Check_network gives total bits (bytes?), not bps


#1

I’m testing check_network on one of our servers. It kept coming back as critical to Nagios, so i jumped into test mode to see what’s going on. I run the command manually, and the result number is a ridiculously large number. Please see the output:

check_network L cli CRITICAL: : Intel® 82574L Gigabit Network Connection >2846316439 <2846316439 bps L cli Performance data: ‘Intel® 82574L Gigabit Network Connection_total’=2846316439;10000;100000 check_network "crit= total > 1000000000" L cli CRITICAL: : Intel® 82574L Gigabit Network Connection >2848405322<2848405322 bps L cli Performance data: ‘Intel® 82574L Gigabit Network Connection_total’=2848405322;10000;1000000000 check_network "crit= total > 1000000000" L cli CRITICAL: : Intel® 82574L Gigabit Network Connection >2848952588<2848952588 bps L cli Performance data: ‘Intel® 82574L Gigabit Network Connection_total’=2848952588;10000;1000000000 check_network "crit= sent > 1000000000" L cli CRITICAL: : Intel® 82574L Gigabit Network Connection >2849146692<2849146692 bps L cli Performance data: ‘Intel® 82574L Gigabit Network Connection_sent’=2849146692;0;1000000000 ‘Intel® 82574L Gigabit Network Connection_total’=2849146692;10000;0 check_network “crit= sent > 1000000000” warn=none L cli CRITICAL: : Intel® 82574L Gigabit Network Connection >2849769313<2849769313 bps L cli Performance data: ‘Intel® 82574L Gigabit Network Connection_sent’=2849769313;0;1000000000 check_network “crit= total > 1000000000” warn=none L cli CRITICAL: : Intel® 82574L Gigabit Network Connection >2859139610<2859139610 bps L cli Performance data: ‘Intel® 82574L Gigabit Network Connection_total’=2859139610;0;1000000000

The number “2859139610 bps” would translate to 2.8 Gbps, which would be an overwhelming data rate for my gigebit NIC. I’m thinking that what is really happening here is the check_network command is actually checking the total bits (bytes?) sent and received (since last reboot?). The hint here is that the number always increments.

Any ideas?


#2

I get the same issue and would be willing for any idea too.


#3

I was reading more, and I think a workaround might be to use CheckWMI, or monitor a performance counter. Unfortunately, my time today is tied up, but if I do come up with something, i’ll post it here.


#4

I was also leaning towards CheckWMI. The following query : "SELECT BytesTotalPerSec FROM Win32_PerfFormattedData_Tcpip_NetworkInterface" seems to be what we’re looking for but it’s an instantaneous value. I’ve been trying to see if it was possible to have the check do an average of multiple values and get some sort of counter like the check_cpu check so we could see the data rate of the network card for, let’s say, 5s, 1m, and 5m, and then trigger the warning and critical states according to these. Unfortunatlety I can’t figure out how this can be done. The documentation mentions something about the counters and how you can set some kind of collect mode, have it stack, and use the option “time” so you get something like check_cpu, but does this work with checkwmi ???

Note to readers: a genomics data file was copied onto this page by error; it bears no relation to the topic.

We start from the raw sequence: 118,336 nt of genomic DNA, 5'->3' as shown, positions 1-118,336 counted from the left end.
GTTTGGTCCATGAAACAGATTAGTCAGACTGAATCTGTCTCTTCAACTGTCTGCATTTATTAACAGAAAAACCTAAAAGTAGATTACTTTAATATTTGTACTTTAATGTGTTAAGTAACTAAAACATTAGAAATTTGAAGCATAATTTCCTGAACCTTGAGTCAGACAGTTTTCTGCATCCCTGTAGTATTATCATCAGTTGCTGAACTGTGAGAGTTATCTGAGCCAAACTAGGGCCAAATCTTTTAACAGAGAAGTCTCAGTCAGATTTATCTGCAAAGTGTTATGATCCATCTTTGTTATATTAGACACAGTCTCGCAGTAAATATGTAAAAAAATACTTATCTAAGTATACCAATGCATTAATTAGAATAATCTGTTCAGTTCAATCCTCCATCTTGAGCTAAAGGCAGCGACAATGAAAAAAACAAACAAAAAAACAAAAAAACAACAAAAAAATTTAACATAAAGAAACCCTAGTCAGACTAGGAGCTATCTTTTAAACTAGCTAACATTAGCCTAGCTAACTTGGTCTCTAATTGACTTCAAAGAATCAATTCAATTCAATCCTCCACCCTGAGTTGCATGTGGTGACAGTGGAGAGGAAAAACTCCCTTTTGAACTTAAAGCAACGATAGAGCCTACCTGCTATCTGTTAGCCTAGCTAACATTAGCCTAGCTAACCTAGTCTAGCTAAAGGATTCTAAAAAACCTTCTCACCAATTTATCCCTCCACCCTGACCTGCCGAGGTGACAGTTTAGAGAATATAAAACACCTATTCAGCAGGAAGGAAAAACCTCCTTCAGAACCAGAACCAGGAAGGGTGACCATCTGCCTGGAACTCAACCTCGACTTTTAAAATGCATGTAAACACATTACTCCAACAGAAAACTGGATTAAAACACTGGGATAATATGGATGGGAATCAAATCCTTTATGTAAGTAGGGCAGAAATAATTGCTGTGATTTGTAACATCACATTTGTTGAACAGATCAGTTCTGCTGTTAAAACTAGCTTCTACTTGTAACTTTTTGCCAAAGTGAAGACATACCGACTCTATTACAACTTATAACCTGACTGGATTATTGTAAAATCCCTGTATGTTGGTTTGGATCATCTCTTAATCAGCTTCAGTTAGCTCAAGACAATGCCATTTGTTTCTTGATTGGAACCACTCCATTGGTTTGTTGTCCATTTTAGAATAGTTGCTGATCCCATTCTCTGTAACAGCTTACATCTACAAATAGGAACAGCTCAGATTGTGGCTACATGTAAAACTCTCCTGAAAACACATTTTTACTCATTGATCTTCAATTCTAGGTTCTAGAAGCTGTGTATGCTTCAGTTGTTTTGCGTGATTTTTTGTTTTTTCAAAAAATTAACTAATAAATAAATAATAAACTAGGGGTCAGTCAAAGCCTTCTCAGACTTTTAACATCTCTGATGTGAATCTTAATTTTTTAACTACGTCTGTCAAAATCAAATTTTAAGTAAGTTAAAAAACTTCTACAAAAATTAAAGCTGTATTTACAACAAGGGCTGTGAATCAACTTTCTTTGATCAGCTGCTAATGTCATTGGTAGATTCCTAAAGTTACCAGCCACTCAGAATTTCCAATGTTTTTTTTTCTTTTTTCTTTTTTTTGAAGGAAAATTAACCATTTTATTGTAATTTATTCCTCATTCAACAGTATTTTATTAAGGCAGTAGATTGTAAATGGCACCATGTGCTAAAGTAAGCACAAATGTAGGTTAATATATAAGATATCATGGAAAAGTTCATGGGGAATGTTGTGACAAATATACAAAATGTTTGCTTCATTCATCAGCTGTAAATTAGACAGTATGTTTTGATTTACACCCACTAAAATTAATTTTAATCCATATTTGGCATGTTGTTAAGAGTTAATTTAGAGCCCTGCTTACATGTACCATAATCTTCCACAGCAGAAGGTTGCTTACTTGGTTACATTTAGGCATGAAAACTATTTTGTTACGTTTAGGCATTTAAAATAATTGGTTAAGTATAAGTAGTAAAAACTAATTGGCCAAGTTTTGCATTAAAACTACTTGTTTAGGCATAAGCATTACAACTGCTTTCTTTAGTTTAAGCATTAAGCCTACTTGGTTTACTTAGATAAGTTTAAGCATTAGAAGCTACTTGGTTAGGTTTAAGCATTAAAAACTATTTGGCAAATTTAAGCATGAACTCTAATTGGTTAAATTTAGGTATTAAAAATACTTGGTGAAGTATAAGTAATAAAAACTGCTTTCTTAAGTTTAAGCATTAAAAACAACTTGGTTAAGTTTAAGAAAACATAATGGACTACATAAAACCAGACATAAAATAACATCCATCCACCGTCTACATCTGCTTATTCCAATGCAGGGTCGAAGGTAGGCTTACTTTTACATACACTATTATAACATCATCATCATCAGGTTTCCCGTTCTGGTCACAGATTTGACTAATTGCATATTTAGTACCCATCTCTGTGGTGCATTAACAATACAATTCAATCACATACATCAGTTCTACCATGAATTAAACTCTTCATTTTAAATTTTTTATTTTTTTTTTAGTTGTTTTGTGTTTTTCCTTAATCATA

#5

Also after a little more research, it seems better to query the Win32_PerfRawData class instead of the Win32_PerfFormattedData. And for Windows Server previous to 2012 it’s Win32_PerfRawData_Tcpip_NetworkInterface while it’s Win32_PerfRawData_Tcpip_NetworkAdapter afterwards.

The name of the network card to query should be mentionned adding " WHERE Name = ‘adaptername’ " to the query.


#6

After some testing on Windows 7 & 10 machines, the PerfRawData class seems unreliable : the ‘BytesTotalPersec’ value is not a “persec” but rather a plain total, so constantly increasing over time (somehow similar to the issue we get in the first place using “check_network”). Querying the PerfFormattedData offers the real data. But again, it’s the real-time value and not an average, so hard to make it usable in a supervising solution where you want to know if the network is saturated (over a significant period of time). Still looking for some advice on how to do this…


#7

Please open a ticket for bug, it is easier to track…


#8

A potential fix for this can be found in this build: https://github.com/mickem/nscp/releases/tag/0.5.1.19


#9

Ok thanks ! I’ll try that.


#10

Ok, I did some testing and the values are changing (improvement on the original issue of fixed and increasing value), but they seem quite inaccurate.

I’ve opened a new bug as suggested so we can follow on the discussion over there (hope I did it well ; first time here) :


#11

Thank you guys. I didn’t mean to put this on the back burner.